Posillico tree and landscape

Posillico tree and landscape

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Posillico tree and landscape

The are the "big" or historic pines that form a vital part of Japan's scenery and heritage. They are widely used in regional construction, notably for temple facades. Many have evolved into shrines, either as their own religious site or as the local of a larger one. Even when of very recent origin (medieval), many of the trees are centuries old, with a stump which was a large tree by the time it was felled.

The term or comes from the Portuguese branco (white), referring to the glaucous bark of the tree, giving rise to the nickname, used for the whole variety.

Selected species

Saplings or young trees

The tree variety most often seen on the road is Japanese black pine (Pinus thunbergii, syn. P. nigra), in Japanese and elsewhere. It is a deciduous species from Central Asia that was introduced to Japan around the 10th century AD. It is the national tree of Japan, and its traditional offerings, or, are part of the traditional wedding rituals. The largest tree is located in a forest called Wakaranai, in the mountains of Wakayama, and reaches 33 meters (110 ft) tall.

The silver pine (Pinus pumila), from northern China, Mongolia and Manchuria, is the only tree of this genus native to Japan. It is not rare, and grows in the hilly areas of western Japan, but the distribution is limited to a few sites.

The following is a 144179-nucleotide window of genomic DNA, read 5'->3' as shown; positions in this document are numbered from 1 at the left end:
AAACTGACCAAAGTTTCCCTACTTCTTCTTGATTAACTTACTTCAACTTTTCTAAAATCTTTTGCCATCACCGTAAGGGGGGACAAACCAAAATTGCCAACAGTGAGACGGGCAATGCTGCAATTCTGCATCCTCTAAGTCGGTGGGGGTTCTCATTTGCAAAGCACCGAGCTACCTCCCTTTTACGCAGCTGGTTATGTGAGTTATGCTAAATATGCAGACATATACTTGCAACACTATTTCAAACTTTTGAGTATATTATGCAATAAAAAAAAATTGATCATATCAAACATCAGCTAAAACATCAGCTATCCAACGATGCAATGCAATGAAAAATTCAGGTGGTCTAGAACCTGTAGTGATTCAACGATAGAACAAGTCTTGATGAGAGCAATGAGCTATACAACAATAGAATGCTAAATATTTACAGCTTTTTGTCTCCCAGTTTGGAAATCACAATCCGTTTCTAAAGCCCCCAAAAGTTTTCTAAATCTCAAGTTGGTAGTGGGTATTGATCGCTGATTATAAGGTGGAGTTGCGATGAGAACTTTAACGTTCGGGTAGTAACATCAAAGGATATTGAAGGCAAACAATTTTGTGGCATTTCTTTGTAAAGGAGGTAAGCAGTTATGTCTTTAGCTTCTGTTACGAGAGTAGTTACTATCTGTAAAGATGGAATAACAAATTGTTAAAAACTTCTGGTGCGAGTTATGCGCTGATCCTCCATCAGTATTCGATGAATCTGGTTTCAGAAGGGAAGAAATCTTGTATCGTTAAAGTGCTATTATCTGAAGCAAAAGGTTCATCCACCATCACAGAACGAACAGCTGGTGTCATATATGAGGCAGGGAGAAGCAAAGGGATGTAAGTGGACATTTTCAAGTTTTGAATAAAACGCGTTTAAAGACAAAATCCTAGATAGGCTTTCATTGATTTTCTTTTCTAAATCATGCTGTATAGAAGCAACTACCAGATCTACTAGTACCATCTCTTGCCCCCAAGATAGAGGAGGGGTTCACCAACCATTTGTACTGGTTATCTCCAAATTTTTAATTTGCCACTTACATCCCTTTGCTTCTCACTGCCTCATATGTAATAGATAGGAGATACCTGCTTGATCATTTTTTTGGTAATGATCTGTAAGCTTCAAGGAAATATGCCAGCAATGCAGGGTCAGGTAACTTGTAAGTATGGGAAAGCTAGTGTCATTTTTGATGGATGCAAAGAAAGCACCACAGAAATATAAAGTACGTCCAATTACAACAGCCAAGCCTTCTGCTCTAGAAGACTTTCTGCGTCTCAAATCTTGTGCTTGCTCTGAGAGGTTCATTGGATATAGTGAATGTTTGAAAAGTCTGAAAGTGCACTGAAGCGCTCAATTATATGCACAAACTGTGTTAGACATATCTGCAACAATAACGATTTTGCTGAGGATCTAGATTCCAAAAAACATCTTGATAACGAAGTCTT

Found among scrub on hillsides, rather than large forests, is the Korean gimnosperm species Pinus densiflora.

The yellow pine (Pinus jeholensis), from the mountains in Korea, is also a non-native species, found mostly in forests on hills, and growing only in central and southern Japan.

Precursor trees

Several species of ginkgo tree (Ginkgo biloba) are common along roads.

Most Japanese pines have close relatives or precursors in the genus Pinus.


Early history

Some sources claim that the Pinus thunbergii or Japanese black pine, was brought to Japan in the 10th century by the Buddhist monk En no Gyoja. But the oldest surviving references to it are from the late 9th century in records of the Inuyama Tôdaiji, which is recorded as early as 761. These records record that the temple was founded with the (canopy of pines) of a mountain, but which mountain is unclear. These old records could refer to the fact that pine trees were included in the original foundation of the temple. The records also mention that there were two other temples on the mountain where the Japanese black pine was planted.

In early days, pine trees were used as the main pillars for bridges and forts, as they were known to be very strong, especially the pine trees on Okinawa. Today many of the bridge pilings on Okinawa are pine trees. Japanese black pine was also commonly used for lumber and for the manufacture of wooden fences and buildings.

Modern pines